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Rollins House

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1925, Boyd and Moore. 2801 Fleur Dr.

In the teens and twenties the English Tudor was one of the favored domestic images for buildings ranging from the smallest of “spec” cottages to large and grand suburban and country houses. The Rollins house represents the latter—a large house situated on a landscaped hilltop site. The theme of 1920s romanticism is beautifully carried out in this dwelling, with its angled volumes, many gables, and tall projecting chimneys. The materials used externally are equally varied: half-timbered gable ends rest on brick walls, wooden gabled dormers penetrate the weathered slate roof. As befits a country house of the twenties, the approach to it is by automobile, along a curved drive leading to the stone entrance with balcony. To the side is a large, partially enclosed auto court and a multicar garage. In the interior of the house, many of the walls are paneled; sixteenth-century designs were used for the plaster ceilings and leaded stained glass windows appear throughout.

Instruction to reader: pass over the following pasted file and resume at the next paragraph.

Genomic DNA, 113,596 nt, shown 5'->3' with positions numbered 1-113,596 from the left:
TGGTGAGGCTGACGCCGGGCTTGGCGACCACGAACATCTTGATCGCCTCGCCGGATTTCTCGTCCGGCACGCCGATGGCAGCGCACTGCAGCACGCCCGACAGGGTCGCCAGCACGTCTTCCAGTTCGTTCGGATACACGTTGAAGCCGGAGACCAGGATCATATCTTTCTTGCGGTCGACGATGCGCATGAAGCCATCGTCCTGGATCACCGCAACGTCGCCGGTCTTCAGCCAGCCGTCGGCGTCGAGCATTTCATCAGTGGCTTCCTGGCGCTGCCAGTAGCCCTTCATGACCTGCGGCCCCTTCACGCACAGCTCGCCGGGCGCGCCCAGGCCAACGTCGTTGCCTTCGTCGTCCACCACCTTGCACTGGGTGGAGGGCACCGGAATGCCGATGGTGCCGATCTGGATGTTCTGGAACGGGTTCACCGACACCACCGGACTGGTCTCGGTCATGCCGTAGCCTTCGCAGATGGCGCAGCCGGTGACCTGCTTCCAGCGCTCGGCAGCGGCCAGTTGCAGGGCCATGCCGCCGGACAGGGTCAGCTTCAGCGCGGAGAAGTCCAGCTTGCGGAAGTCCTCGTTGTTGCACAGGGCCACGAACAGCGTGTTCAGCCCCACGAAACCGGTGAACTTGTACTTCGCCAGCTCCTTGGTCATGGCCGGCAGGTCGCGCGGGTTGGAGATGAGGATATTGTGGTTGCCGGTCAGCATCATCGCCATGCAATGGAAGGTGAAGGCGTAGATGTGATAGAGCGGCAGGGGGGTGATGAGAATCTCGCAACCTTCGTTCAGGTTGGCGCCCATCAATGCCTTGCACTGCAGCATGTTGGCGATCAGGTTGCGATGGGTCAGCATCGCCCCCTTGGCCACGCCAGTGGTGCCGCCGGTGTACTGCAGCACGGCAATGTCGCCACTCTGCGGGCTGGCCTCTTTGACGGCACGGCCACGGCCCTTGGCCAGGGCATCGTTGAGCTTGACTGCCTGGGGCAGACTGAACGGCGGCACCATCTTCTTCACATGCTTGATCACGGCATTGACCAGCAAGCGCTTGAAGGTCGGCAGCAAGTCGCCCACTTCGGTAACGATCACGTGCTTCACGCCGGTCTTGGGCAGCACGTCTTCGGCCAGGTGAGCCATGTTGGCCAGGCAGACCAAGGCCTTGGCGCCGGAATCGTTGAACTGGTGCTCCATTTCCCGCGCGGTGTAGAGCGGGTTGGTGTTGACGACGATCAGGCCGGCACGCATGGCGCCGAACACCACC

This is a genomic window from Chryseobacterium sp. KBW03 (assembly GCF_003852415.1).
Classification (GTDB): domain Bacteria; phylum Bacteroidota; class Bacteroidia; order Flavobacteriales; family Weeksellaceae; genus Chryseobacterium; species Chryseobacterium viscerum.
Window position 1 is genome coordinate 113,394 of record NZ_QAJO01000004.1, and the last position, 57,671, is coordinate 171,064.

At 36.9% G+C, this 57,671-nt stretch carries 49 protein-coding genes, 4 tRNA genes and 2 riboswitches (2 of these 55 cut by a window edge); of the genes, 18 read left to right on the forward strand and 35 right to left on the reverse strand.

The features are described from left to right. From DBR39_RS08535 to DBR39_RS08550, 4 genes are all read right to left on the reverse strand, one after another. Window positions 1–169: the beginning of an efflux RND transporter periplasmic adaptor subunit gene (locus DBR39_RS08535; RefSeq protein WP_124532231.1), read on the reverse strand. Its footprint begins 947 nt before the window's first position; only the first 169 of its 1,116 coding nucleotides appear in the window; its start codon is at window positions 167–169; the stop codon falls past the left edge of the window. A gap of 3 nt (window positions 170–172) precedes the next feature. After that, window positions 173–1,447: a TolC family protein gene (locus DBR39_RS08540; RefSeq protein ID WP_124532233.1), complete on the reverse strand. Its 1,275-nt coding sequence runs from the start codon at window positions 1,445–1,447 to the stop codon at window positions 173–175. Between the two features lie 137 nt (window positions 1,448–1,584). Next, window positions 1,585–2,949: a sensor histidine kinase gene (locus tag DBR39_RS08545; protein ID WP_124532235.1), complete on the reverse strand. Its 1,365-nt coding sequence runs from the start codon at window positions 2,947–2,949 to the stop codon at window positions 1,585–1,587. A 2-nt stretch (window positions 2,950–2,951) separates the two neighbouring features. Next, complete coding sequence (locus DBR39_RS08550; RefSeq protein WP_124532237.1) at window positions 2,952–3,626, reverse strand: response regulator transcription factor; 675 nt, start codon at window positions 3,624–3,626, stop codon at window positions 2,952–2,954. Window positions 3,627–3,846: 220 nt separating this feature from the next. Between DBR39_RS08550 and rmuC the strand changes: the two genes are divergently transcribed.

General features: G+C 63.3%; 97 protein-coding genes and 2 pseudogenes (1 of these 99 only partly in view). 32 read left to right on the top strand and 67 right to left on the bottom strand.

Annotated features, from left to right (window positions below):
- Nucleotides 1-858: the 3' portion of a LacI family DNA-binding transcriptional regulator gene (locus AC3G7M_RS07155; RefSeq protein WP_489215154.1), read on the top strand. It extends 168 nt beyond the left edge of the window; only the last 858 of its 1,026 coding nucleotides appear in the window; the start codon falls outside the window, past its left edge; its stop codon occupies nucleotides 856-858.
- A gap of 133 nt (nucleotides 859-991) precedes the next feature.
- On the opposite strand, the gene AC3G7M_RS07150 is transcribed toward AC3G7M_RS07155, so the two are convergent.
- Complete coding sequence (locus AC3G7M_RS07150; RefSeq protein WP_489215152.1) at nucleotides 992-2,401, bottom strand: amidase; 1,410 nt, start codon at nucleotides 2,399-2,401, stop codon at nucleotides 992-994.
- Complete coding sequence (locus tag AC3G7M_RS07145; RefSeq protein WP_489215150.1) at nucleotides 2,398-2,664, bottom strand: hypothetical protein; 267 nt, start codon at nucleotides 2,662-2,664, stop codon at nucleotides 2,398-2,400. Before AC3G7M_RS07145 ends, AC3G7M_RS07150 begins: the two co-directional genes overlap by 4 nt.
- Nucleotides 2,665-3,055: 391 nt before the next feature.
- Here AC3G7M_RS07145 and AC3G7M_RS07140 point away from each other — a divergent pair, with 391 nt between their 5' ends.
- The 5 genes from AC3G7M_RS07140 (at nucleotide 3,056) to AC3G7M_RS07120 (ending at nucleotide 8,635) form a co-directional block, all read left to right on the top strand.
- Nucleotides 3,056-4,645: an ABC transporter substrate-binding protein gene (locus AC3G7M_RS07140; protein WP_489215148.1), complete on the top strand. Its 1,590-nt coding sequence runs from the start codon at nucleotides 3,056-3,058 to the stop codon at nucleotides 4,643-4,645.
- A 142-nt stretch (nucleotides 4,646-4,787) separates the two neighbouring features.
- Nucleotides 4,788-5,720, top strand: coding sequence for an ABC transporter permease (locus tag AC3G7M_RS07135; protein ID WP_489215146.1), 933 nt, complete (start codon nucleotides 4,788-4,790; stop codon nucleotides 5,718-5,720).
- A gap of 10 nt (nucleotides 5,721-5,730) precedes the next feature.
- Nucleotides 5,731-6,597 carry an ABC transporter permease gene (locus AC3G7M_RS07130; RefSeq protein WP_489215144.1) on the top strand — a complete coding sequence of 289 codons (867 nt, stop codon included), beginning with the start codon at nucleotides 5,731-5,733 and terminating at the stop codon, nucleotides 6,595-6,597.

Writing Credits

David Gebhard and Gerald Mansheim

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